A study of the bracero program during World War II. It describes the labor history of Mexican and Chicano workers in Oregon, Washington, and Idaho. It analyses the ways in which Braceros were active agents of their own lives. It also describes the living and working conditions in migrant farm camps.
LaWanda Cox is widely regarded as one of the most influential historians of Reconstruction and nineteenth-century race relations. Imaginative in conception, forcefully argued, and elegantly written, her work helped reshape historians' understanding of the age of emancipation. Freedom, Racism, and Reconstruction brings together Cox's most important writings spanning more than forty years, including previously published essays, excerpts from her books, and an unpublished essay. Now retired from Hunter College and the Graduate Center of the City University of New York, Cox gave Donald G. Nieman her full cooperation on this project. The result is a cohesive book of refreshing and sophisticated analysis that illuminates a pivotal era in American history. It not only serves as a lasting testament to a highly original scholar but also makes available to readers a remarkable body of scholarship that remains required reading for anyone who wishes to understand the age of emancipation and the historian's craft.
In 1975, after vigorous campaigning by the United Farm Workers union, the state of California passed the Agricultural Labor Relations Act (ALRA), a pioneering self-help strategy granting farm workers the right to organize into unions. A quarter century later, only a tiny percentage of farm workers in the state belong to unions, and wages remain less than half of those of nonfarm employees. Why did the ALRA fail? One of the nation's foremost authorities on farm workers here explores the reasons behind its unfulfilled promise. Philip L. Martin examines the key features of the farm labor market in California, including the shifting ethnicity of the worker pool and the evolution of the major unions, beginning with the Wobblies. Finally, he reviews the impact of immigration on agriculture in the state. Today, many states look to the California experience to assess whether the ALRA can serve as a model for their own farm labor relations laws. In Martin's view, California's efforts to grant rights to farm workers so that they can help themselves have failed because of continued unauthorized migration and the changing structure of farm employment. Martin argues that alternative policies would make farming profitable, raise farm worker wages, and still keep groceries affordable.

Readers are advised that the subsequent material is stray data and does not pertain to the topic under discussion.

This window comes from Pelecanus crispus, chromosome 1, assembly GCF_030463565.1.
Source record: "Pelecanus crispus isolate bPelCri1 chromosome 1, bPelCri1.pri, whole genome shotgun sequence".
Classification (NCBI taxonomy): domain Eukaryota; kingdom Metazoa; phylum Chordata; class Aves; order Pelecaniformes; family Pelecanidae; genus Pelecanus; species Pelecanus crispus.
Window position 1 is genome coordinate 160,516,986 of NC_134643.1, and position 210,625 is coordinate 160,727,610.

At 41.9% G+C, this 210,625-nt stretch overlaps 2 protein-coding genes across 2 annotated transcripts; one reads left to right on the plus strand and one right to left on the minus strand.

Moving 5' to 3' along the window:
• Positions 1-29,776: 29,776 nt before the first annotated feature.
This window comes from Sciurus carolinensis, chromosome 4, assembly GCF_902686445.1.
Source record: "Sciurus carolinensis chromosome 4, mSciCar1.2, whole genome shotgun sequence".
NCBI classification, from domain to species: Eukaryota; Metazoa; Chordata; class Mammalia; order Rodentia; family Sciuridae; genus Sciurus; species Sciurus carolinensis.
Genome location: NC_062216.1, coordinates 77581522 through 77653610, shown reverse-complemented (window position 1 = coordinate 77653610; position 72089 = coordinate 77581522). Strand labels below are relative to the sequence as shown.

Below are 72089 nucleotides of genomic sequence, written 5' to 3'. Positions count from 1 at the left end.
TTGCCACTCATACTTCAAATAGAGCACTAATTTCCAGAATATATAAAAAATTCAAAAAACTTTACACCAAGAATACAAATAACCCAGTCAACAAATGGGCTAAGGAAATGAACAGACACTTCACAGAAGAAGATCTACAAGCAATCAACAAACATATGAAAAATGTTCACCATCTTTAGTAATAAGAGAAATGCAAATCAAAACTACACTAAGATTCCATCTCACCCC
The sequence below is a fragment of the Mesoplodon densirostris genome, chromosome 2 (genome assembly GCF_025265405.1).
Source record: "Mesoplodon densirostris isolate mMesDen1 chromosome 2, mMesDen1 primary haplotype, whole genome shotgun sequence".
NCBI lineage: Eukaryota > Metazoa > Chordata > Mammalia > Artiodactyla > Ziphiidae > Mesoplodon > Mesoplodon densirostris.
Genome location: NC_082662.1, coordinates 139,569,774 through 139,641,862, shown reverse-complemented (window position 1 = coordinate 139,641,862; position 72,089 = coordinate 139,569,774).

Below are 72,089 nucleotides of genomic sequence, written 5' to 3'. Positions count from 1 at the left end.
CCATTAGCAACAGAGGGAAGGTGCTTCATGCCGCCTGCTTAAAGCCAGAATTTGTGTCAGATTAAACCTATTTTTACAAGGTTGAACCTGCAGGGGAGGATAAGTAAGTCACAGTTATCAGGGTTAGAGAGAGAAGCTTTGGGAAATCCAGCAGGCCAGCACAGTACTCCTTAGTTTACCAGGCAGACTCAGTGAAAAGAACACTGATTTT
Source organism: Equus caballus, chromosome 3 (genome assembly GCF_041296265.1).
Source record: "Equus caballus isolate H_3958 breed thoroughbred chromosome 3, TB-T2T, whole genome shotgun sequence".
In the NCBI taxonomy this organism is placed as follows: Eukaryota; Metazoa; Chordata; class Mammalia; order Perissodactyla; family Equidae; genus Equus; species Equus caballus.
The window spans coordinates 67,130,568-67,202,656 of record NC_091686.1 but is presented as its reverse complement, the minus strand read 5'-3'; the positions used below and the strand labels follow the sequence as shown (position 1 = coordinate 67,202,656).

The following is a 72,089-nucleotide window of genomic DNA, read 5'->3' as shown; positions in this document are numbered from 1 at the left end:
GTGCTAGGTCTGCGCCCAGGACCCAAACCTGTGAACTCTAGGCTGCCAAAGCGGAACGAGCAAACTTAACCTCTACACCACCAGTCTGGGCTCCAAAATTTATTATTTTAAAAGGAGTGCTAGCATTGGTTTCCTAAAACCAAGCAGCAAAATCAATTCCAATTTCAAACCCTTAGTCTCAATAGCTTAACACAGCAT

At the outset of World War II, California agriculture seemed to be on the cusp of change. Many Californians, reacting to the ravages of the Great Depression, called for a radical reorientation of the highly exploitative labor relations that had allowed the state to become such a productive farming frontier. But with the importation of the first braceros—“guest workers” from Mexico hired on an “emergency” basis after the United States entered the war—an even more intense struggle ensued over how agriculture would be conducted in the state. Esteemed geographer Don Mitchell argues that by delineating the need for cheap, flexible farm labor as a problem and solving it via the importation of relatively disempowered migrant workers, an alliance of growers and government actors committed the United States to an agricultural system that is, in important respects, still with us. They Saved the Crops is a theoretically rich and stylistically innovative account of grower rapaciousness, worker militancy, rampant corruption, and bureaucratic bias. Mitchell shows that growers, workers, and officials confronted a series of problems that shaped—and were shaped by—the landscape itself. For growers, the problem was finding the right kind of labor at the right price at the right time. Workers struggled for survival and attempted to win power in the face of economic exploitation and unremitting violence. Bureaucrats tried to harness political power to meet the demands of, as one put it, “the people whom we serve.” Drawing on a deep well of empirical materials from archives up and down the state, Mitchell's account promises to be the definitive book about California agriculture in the turbulent decades of the mid-twentieth century.